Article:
What to Expect During Maternity Leave
What to Expect During Maternity Leave

Article at a Glance

  • The first six weeks of a baby’s life are intense periods of growth and change.
  • Plan for a great deal of self-care and bonding, and very little else.
  • Set yourself up for success by asking for help from experts and family.

Who Profits From My Vaccine Choices?
Who Profits From My Vaccine Choices?

Article at a Glance

  • Vaccinations have largely reduced the spread and deaths surrounding diseases.
  • Many companies earn profits from vaccine alternatives that aren't supported by substantial research.
  • When researching, try to use scholarly resources to back up your claims.

Utah Car Seat Safety: What You Need to Know
Utah Car Seat Safety: What You Need to Know

Article at a Glance

  • Car seats can reduce the chance of a fatal injury by 71 percent for infants and 54 percent for children ages 1 to 4.
  • Infants under 2 should remain in a rear-facing car seat and children under 8 years of age need to be in a car seat or booster.
  • Learning how to properly install and use your child's car seat makes it more effective.
Water
Water

Breastmilk and properly mixed formula contain the perfect amount of water for your baby. Additional water is unnecessary and can be dangerous. As your baby advances to taking other foods, small amounts of water can be offered. Discuss this with your pediatrician at well-visits. When using water to mix formula, follow instructions on the can. … Continue reading “Water”

Vomiting and Spitting Up
Vomiting and Spitting Up

Vomiting and spitting up are different. Newborn vomiting consists of a large amount of milk forcefully expelled at one time by mouth and it is frequently due to overfeeding. Spitting up consists of small amounts of milk which the baby regurgitates between feedings. Spitting up is of no concern if your baby is growing well, … Continue reading “Vomiting and Spitting Up”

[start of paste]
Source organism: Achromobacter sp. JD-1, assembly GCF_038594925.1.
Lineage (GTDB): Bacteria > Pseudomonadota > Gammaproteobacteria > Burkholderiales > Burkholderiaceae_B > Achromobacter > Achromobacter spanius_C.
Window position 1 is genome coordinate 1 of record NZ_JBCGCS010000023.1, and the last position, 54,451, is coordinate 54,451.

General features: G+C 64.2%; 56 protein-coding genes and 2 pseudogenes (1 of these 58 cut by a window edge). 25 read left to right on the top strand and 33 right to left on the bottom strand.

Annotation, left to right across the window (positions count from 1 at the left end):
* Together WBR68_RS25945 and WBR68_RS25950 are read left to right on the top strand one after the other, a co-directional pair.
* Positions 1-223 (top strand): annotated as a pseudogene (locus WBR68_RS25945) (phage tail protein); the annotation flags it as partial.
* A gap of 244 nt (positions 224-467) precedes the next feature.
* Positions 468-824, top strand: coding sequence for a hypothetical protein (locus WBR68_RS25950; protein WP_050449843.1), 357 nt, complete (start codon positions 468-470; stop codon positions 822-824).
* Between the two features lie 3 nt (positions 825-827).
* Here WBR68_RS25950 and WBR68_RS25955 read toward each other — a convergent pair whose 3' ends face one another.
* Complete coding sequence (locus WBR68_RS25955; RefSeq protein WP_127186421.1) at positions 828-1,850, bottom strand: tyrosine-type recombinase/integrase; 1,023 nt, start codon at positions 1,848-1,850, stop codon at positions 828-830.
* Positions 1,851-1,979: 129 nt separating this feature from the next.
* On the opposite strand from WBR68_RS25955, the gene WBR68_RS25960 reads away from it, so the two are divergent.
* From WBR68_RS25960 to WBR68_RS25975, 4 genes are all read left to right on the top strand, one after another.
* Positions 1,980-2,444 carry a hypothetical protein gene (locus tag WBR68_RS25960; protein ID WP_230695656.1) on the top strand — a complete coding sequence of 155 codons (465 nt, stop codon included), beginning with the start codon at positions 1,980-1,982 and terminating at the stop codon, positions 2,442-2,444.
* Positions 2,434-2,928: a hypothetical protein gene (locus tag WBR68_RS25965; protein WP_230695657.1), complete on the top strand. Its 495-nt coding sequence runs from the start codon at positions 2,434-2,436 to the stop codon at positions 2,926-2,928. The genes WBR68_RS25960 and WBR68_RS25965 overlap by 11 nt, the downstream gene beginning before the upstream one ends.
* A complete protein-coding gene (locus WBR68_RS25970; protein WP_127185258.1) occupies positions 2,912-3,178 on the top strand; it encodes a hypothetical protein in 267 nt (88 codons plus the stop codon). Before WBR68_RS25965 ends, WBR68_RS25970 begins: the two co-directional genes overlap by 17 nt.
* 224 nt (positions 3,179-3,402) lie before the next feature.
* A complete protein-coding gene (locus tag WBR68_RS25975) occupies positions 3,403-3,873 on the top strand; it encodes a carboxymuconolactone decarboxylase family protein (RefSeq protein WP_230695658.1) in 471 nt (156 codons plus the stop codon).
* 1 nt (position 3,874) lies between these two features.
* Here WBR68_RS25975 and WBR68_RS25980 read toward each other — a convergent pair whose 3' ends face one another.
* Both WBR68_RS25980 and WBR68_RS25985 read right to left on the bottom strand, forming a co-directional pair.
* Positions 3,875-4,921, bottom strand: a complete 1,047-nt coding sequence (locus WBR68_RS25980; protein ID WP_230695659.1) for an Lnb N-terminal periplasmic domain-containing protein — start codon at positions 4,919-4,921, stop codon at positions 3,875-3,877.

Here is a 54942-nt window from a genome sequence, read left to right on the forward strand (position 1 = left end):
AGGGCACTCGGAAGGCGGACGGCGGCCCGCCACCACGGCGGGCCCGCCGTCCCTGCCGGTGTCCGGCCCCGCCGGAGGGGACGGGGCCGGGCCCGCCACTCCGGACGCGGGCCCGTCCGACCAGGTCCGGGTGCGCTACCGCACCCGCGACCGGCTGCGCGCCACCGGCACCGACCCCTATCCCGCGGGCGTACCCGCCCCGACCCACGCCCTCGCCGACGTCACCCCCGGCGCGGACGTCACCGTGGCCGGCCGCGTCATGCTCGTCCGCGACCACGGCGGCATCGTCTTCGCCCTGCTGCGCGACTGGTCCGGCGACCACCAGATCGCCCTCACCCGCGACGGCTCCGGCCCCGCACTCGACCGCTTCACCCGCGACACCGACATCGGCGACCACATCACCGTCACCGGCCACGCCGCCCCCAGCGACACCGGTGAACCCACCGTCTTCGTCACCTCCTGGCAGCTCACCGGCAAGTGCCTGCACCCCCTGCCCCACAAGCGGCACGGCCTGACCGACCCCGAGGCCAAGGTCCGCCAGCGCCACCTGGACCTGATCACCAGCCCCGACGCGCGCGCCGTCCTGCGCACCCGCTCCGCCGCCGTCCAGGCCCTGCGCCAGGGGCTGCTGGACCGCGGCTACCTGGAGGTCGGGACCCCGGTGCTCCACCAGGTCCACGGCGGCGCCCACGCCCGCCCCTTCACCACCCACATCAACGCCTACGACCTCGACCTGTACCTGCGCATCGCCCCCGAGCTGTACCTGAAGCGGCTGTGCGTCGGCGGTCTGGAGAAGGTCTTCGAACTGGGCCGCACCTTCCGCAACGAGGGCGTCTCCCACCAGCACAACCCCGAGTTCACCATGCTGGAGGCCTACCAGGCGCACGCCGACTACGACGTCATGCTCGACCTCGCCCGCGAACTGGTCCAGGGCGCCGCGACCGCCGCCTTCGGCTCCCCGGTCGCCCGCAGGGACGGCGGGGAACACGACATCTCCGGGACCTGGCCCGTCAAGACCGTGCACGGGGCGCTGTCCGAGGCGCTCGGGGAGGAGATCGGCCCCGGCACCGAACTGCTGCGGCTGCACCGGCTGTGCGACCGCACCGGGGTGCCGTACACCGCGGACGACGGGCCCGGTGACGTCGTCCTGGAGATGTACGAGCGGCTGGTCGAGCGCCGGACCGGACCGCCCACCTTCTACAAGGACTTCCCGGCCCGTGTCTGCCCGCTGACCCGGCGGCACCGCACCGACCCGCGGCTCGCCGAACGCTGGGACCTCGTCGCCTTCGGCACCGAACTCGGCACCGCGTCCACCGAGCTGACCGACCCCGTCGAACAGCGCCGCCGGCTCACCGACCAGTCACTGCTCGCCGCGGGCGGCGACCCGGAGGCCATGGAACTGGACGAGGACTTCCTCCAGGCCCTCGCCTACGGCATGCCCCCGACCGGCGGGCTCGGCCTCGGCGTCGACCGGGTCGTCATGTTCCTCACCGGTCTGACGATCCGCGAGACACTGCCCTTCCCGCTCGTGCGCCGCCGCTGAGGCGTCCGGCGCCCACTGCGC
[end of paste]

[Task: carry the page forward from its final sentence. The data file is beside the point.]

Vitamin K
Vitamin K

Infants should receive a vitamin K injection shortly after birth. Vitamin K is essential for blood clotting. Vitamin K drops to ineffective levels in newborns within a few days. This can lead to bleeding problems including catastrophic bleeding in the brain. The only effective way to give vitamin K is by injection. Read More: HealthyChildren.org

Vitamin D
Vitamin D

Breastfed infants should receive 400 IU a day of supplemental vitamin D beginning in the first few days of life and continuing for at least 4-5 months. Formula fed infants should also be supplemented with 400 IU a day of vitamin D until they are taking more than 32 ounces of formula per day. Read … Continue reading “Vitamin D”

Thrush
Thrush

Thrush is a common infection of the mouth and tongue caused by yeast. An infant with this infection will have white patches on the inside of the lips and cheeks which will not rub off. Untreated thrush can lead to a severe diaper rash caused by the same yeast or yeast infection of mom’s nipples … Continue reading “Thrush”

Sun Exposure
Sun Exposure

Do not put infants in direct sunlight. Due to their relatively thinner skin, infants under 6 months should be covered to avoid direct sun exposure. Dress your infant in: lightweight long pants long-sleeved shirts brimmed hats that shade the neck When adequate clothing and shade are not available, parents can apply a minimal amount of … Continue reading “Sun Exposure”

Soothing a Fussy or Colicky Child
Soothing a Fussy or Colicky Child

In the first few months of life, children will experience periods of fussiness and crying, especially during the afternoon and evening hours. These periods often increase in length and intensity over the first six weeks of life, and then gradually decrease in intensity, usually disappearing by four months of age. Sometimes parents become anxious about … Continue reading “Soothing a Fussy or Colicky Child”

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